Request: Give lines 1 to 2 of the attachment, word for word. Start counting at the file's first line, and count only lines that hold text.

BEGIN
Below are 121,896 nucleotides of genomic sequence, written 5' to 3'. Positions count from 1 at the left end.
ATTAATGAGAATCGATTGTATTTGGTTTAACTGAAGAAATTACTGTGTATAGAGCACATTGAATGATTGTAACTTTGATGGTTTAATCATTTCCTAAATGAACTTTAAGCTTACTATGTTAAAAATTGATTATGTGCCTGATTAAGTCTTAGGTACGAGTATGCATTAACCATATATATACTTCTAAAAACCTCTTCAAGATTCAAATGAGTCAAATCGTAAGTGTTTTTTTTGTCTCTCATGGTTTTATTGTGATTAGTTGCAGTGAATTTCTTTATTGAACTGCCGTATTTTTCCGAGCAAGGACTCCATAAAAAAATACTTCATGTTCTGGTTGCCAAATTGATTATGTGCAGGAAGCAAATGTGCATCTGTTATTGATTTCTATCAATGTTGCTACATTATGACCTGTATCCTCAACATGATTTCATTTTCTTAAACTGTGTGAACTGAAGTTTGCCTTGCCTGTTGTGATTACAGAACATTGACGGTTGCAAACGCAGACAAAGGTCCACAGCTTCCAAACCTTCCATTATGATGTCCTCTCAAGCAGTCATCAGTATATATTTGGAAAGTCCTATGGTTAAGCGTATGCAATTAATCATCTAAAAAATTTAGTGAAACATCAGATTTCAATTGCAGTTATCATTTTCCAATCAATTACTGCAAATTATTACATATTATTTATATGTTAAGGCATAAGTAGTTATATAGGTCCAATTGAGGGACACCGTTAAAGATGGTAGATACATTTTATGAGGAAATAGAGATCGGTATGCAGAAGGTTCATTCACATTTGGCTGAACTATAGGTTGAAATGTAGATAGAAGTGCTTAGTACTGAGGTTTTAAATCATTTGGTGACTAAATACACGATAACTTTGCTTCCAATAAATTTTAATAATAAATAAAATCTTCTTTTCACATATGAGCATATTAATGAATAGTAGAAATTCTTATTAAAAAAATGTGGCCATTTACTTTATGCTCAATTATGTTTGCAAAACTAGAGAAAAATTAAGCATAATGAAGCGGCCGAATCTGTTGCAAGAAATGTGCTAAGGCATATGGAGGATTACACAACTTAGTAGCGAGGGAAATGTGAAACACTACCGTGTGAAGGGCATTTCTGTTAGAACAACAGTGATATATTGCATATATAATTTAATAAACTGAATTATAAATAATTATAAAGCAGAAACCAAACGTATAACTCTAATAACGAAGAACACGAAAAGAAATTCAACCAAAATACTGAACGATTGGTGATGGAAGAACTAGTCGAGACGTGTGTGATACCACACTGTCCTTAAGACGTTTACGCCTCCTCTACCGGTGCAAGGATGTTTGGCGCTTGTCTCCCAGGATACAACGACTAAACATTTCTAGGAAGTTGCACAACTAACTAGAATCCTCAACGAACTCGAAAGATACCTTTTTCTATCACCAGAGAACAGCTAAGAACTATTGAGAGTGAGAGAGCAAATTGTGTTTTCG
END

Below are 121,896 nucleotides of genomic sequence, written 5' to 3'. Positions count from 1 at the left end.
ATTAATGAGAATCGATTGTATTTGGTTTAACTGAAGAAATTACTGTGTATAGAGCACATTGAATGATTGTAACTTTGATGGTTTAATCATTTCCTAAATGAACTTTAAGCTTACTATGTTAAAAATTGATTATGTGCCTGATTAAGTCTTAGGTACGAGTATGCATTAACCATATATATACTTCTAAAAACCTCTTCAAGATTCAAATGAGTCAAATCGTAAGTGTTTTTTTTGTCTCTCATGGTTTTATTGTGATTAGTTGCAGTGAATTTCTTTATTGAACTGCCGTATTTTTCCGAGCAAGGACTCCATAAAAAAATACTTCATGTTCTGGTTGCCAAATTGATTATGTGCAGGAAGCAAATGTGCATCTGTTATTGATTTCTATCAATGTTGCTACATTATGACCTGTATCCTCAACATGATTTCATTTTCTTAAACTGTGTGAACTGAAGTTTGCCTTGCCTGTTGTGATTACAGAACATTGACGGTTGCAAACGCAGACAAAGGTCCACAGCTTCCAAACCTTCCATTATGATGTCCTCTCAAGCAGTCATCAGTATATATTTGGAAAGTCCTATGGTTAAGCGTATGCAATTAATCATCTAAAAAATTTAGTGAAACATCAGATTTCAATTGCAGTTATCATTTTCCAATCAATTACTGCAAATTATTACATATTATTTATATGTTAAGGCATAAGTAGTTATATAGGTCCAATTGAGGGACACCGTTAAAGATGGTAGATACATTTTATGAGGAAATAGAGATCGGTATGCAGAAGGTTCATTCACATTTGGCTGAACTATAGGTTGAAATGTAGATAGAAGTGCTTAGTACTGAGGTTTTAAATCATTTGGTGACTAAATACACGATAACTTTGCTTCCAATAAATTTTAATAATAAATAAAATCTTCTTTTCACATATGAGCATATTAATGAATAGTAGAAATTCTTATTAAAAAAATGTGGCCATTTACTTTATGCTCAATTATGTTTGCAAAACTAGAGAAAAATTAAGCATAATGAAGCGGCCGAATCTGTTGCAAGAAATGTGCTAAGGCATATGGAGGATTACACAACTTAGTAGCGAGGGAAATGTGAAACACTACCGTGTGAAGGGCATTTCTGTTAGAACAACAGTGATATATTGCATATATAATTTAATAAACTGAATTATAAATAATTATAAAGCAGAAACCAAACGTATAACTCTAATAACGAAGAACACGAAAAGAAATTCAACCAAAATACTGAACGATTGGTGATGGAAGAACTAGTCGAGACGTGTGTGATACCACACTGTCCTTAAGACGTTTACGCCTCCTCTACCGGTGCAAGGATGTTTGGCGCTTGTCTCCCAGGATACAACGACTAAACATTTCTAGGAAGTTGCACAACTAACTAGAATCCTCAACGAACTCGAAAGATACCTTTTTCTATCACCAGAGAACAGCTAAGAACTATTGAGAGTGAGAGAGCAAATTGTGTTTTCG